Probably the best thing that happened to me was learning, right from the beginning, the names of the towns where my great grandparents came from: Kalisz, Kolo, Biala Podlaska (all in Poland) and Husiatyn (Galicia). Discovering that there were microfilms of Polish Jewish birth, marriage and death records available through the Mormon Family Historv Centre here in England was a revelation. I used to think that all these records would have been destroyed in the turmoil of life in Eastern Europe during the last two centuries. I recognise now that bureaucrats didn't go to a lot of trouble to collect information, only to destroy it. They kept it for tax collection, for military and conscription reasons and sometimes, unfortunately, for more menacing purposes. Where records have been lost, it is more often through neglect and lack of funds and equipment to preserve archives.

The first time I saw some of these Polish records on microfilm, my elation turned to disappointment. I was initially discouraged by difficulties in understanding the narrative 'Napoleonic' format of the records, the frequently dreadful handwriting and the poor condition of some of the records filmed. I was rescued by a wonderful book on translating 19th century Polish records written by someone from the Jewish Genealogical Society of Illinois. It was certainly the best investment of any that I've made in terms of genealogical books and materials. Have I mentioned, by the way, that after 1867, all the Polish records are written in Russian (Cyrillic) characters? No? Well that's another steep learning curve that I'll have to go through at some point. Contrary to popular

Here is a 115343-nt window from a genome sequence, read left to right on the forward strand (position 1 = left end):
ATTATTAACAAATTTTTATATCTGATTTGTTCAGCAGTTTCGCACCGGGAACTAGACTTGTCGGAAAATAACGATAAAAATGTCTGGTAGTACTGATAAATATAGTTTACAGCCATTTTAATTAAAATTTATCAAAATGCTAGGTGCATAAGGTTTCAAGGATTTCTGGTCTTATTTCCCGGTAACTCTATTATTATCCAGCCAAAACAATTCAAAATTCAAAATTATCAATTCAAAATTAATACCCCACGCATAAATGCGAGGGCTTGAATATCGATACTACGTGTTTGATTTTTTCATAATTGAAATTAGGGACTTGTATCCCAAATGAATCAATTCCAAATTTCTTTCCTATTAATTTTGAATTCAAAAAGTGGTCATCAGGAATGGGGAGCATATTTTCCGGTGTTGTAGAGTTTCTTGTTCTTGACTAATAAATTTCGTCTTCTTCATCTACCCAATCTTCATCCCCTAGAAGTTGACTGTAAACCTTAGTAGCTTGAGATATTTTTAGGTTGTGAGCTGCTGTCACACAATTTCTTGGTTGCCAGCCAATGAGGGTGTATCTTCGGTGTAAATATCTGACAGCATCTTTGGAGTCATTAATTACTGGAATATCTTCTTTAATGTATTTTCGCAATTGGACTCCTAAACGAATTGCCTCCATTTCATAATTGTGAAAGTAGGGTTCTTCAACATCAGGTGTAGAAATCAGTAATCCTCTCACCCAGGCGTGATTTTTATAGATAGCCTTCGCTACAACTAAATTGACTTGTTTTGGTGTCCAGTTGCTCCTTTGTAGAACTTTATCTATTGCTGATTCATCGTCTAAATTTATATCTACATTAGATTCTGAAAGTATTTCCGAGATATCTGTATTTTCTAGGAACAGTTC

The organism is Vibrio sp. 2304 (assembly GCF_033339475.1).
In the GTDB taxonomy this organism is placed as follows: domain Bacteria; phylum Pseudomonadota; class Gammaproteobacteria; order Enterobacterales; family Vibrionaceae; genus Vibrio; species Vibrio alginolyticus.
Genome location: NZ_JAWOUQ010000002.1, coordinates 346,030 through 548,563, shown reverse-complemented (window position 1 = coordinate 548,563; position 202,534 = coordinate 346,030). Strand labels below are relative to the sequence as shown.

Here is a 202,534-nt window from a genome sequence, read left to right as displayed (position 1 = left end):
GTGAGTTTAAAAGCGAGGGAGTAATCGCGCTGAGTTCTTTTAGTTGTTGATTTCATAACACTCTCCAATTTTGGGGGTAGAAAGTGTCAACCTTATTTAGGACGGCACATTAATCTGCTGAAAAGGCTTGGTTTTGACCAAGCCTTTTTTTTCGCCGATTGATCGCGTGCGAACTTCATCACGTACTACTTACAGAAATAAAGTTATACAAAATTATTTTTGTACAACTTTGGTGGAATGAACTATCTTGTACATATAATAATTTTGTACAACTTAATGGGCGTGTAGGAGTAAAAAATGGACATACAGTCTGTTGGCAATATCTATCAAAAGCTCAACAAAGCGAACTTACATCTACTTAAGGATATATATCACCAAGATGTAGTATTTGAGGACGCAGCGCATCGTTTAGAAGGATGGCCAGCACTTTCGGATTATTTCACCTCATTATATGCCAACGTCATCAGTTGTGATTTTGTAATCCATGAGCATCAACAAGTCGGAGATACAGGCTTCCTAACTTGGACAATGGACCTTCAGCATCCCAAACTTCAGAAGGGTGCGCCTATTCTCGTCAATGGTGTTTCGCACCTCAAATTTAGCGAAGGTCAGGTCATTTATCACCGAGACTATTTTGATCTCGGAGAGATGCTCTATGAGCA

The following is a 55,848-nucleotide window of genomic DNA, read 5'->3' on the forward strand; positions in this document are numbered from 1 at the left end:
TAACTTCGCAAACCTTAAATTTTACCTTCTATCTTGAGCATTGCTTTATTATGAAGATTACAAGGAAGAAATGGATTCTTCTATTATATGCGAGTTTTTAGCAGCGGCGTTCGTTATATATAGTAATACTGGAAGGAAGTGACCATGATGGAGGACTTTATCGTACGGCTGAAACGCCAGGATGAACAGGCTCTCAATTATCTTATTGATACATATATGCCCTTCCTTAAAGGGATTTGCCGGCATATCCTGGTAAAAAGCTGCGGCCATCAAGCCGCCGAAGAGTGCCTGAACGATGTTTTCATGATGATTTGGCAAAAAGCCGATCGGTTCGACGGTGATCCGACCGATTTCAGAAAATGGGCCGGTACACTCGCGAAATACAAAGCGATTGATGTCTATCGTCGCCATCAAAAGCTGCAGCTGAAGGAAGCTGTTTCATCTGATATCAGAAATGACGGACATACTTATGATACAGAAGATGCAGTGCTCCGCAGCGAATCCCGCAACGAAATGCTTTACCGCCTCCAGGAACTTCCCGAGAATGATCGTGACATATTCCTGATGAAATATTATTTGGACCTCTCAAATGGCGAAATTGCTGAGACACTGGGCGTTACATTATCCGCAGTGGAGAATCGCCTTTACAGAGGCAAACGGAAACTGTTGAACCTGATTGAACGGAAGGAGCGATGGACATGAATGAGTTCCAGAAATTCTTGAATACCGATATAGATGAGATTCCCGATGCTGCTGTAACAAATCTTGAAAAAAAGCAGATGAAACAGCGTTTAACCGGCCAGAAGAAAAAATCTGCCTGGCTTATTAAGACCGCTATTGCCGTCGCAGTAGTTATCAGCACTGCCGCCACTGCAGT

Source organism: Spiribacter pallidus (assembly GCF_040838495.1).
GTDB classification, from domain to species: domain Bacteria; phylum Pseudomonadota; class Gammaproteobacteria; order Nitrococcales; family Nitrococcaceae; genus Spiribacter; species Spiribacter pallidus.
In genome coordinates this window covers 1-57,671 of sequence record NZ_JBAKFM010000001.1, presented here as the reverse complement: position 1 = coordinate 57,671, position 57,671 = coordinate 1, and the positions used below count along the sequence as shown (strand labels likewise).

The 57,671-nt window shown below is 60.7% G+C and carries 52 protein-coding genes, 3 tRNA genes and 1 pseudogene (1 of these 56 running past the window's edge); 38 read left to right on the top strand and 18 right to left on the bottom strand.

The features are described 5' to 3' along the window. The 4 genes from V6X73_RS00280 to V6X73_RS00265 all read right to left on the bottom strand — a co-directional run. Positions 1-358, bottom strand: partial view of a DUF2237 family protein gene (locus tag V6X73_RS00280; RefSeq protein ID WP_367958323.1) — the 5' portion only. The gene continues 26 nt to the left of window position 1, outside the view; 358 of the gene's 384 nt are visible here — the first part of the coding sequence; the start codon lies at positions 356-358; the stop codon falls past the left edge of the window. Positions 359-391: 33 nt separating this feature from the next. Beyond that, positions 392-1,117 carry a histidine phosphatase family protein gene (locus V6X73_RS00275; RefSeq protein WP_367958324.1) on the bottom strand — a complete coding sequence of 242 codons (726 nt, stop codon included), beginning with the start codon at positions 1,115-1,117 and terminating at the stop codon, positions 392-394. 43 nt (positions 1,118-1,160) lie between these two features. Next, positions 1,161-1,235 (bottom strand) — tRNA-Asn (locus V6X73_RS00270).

The grave of Gershon son of Jacob which gave me his father's name

mythology, name changes were not usually made at the point of entry to a country by immigration officials too lazy or ignorant to understand foreign names. Most passenger lists would have been compiled in the country of origin by people familiar with these names. Where there were rigorous immigration procedures, particularly in the USA, officials would themselves either have first hand knowledge of the language, would use interpreters or would have become familiar with the spellings of foreign names over time. The immigrants therefore often made name changes themselves. Mainly these were made to fit in to the local business and social community. In times of strong anti German feeling (for example during the First World War), it was not only Jews who changed their surnames to avoid becoming targets.